East Side Access, which will give Long Island Rail Road commuters the choice of arriving at Grand Central Terminal in addition to the current terminus at Pennsylvania Station, may get all the buzz and billions in capital funding, but it’s the Bronx and the West Side that may be getting new regional rail stations.
West Side Access, as the plan is being called, would involve building a number of new stations within New York City, on the West Side and the Bronx, which would see direct service to Penn Station operated by Metro-North Railroad. The plan has been under consideration for decades, but will finally be added to the MTA’s next five-year capital construction program due out in 2014, according to Newsday. Compared to the $8.24 billion East Side Access project, West Side Access would be downright cheap: in the “hundreds of millions of dollars,” according to MTA spokesman Aaron Donovan.
The first phase would see four new stations built in the Bronx—at Co-op City, Morris Park, Parkchester and Hunts Point—which would be served along Amtrak’s existing Hell Gate Line, entering Manhattan via the Triborough Bridge and Queens on the Long Island Rail Road’s tracks into Penn Station. Commuters using six stations in Westchester County—New Rochelle, Larchmont, Mamaroneck, Harrison, Rye and Port Chester—would be able to choose trains going directly to Penn Station, in addition to Metro-North’s current Grand Central service. They would use time slots freed up by the diversion of some LIRR trains to Grand Central once East Side Access opens.
The second phase would reactivate the West Side Line, now used by Amtrak, for commuter rail. This line is currently only used for Northeast Corridor service north of the city, and runs beneath Riverside Park and the Henry Hudson Parkway. The tracks, once part of the same line that continued south along what is now the High Line, would see Metro-North trains from the Hudson Line enter Penn Station from the west. West Side commuters would also likely get two new stations: one at 125th Street by Columbia, and one somewhere around 57th or 59th Street.
The one at 125th Street is a sure thing, the MTA’s press office told The Observer, whereas the station on the boundary between Hell’s Kitchen and the Upper West Side is under consideration.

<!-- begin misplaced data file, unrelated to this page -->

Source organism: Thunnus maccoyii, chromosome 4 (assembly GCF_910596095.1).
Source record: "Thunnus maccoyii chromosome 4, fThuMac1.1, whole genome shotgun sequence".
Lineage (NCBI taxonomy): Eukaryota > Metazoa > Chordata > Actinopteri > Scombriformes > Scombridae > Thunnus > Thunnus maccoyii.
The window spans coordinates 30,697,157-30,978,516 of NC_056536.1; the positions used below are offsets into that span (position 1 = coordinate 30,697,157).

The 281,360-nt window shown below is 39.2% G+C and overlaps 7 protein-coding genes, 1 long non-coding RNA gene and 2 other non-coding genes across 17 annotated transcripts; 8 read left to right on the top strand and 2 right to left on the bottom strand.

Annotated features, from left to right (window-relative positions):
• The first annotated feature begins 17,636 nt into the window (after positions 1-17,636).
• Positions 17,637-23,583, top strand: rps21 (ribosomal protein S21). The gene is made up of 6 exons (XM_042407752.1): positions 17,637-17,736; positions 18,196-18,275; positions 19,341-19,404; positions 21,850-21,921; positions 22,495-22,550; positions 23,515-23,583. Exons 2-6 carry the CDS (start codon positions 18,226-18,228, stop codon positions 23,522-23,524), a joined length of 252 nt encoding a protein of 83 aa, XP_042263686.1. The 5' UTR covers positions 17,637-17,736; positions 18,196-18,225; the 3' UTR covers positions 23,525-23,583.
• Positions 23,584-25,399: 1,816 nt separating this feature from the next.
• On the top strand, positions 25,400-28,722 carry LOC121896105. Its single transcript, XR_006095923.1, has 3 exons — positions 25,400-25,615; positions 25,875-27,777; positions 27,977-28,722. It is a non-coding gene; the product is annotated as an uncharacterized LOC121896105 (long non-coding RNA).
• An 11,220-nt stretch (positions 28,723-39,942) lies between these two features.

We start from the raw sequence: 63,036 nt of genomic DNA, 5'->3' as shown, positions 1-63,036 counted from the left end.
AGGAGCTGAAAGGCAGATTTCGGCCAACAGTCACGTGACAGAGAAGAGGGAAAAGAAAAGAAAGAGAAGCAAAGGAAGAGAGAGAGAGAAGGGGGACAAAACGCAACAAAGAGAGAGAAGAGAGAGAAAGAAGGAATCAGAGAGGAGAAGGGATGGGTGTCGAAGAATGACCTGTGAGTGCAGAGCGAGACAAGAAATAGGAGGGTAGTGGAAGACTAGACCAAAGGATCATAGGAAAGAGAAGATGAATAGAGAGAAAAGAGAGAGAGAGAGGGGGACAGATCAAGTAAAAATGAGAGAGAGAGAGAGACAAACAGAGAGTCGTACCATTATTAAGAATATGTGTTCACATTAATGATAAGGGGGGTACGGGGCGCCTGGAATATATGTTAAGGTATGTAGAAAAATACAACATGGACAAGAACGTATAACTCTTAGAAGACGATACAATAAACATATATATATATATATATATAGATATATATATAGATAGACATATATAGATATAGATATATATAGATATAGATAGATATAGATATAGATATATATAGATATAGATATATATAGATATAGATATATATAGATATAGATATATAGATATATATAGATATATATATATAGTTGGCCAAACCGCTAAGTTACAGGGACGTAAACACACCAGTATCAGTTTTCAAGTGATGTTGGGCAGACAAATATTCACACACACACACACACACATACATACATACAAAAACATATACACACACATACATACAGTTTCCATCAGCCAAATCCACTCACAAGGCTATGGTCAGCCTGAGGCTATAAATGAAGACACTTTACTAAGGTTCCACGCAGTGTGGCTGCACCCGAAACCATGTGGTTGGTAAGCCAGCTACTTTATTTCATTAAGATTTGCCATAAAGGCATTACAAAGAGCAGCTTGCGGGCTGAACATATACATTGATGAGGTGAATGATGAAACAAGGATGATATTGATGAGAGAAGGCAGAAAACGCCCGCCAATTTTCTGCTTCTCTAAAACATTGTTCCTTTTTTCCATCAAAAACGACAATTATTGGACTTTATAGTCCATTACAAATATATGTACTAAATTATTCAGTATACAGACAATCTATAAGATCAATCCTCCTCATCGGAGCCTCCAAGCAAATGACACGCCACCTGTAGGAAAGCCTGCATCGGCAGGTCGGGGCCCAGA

Co-op City, the nation’s largest housing complex with a population in the tens of thousands, would be the biggest winner in West Side Access. According to the MTA, the ride from the new Co-op City station to Penn Station would take just 27 minutes—about half the time it currently takes by express bus or a shuttle to the 6 train.
The two new stations on the West Side would be less useful, though, due to American commuter railroads’ antiquated operating practices, which make Metro-North much less attractive than alternative modes with cheaper and more frequent service—the 1 train at 125th Street, and crosstown bus service on 57th Street.
George Haikalis, a transit activist and all-around gadfly (the mere mention of his name has been known to elicit sighs and eye-rolls at the MTA), suggested two more stations for the reactivated regional rail line: one at 42nd Street, and another at 168th Street. The 42nd Street station could sit near the axed 7 train station in Hell’s Kitchen at 41st Street and 10th Avenue, Mr. Haikalis told The Observer by telephone, and the 168th Street station could sit below the Columbia University Medical Center, two miles north of the planned 125th Street station.
Metro-North downplayed the possibility of stops at those locations, however, citing their proximity to Penn Station and 125th Street. “I’m not sure if it was ever looked at, but it’s not being looked at now,” said Metro-North spokesperson Marjorie Anders.
To maximize the utility of the new stations and service, Mr. Haikalis also recommended that the MTA look to Europe and Asia to reform its regional rail practices, running them more like the subway system, with fewer on-board staff, more frequent service and cheaper fares.
“Now that the MTA chair position is vacant,” Mr. Haikalis said, “the governor ought to pick someone who’s knowledgeable about the rest of the world with regards to regional rail. He’s sitting on assets that would be far more valuable for riders, and even for developers”—but not if the new stations are only seeing a couple of trains per hour.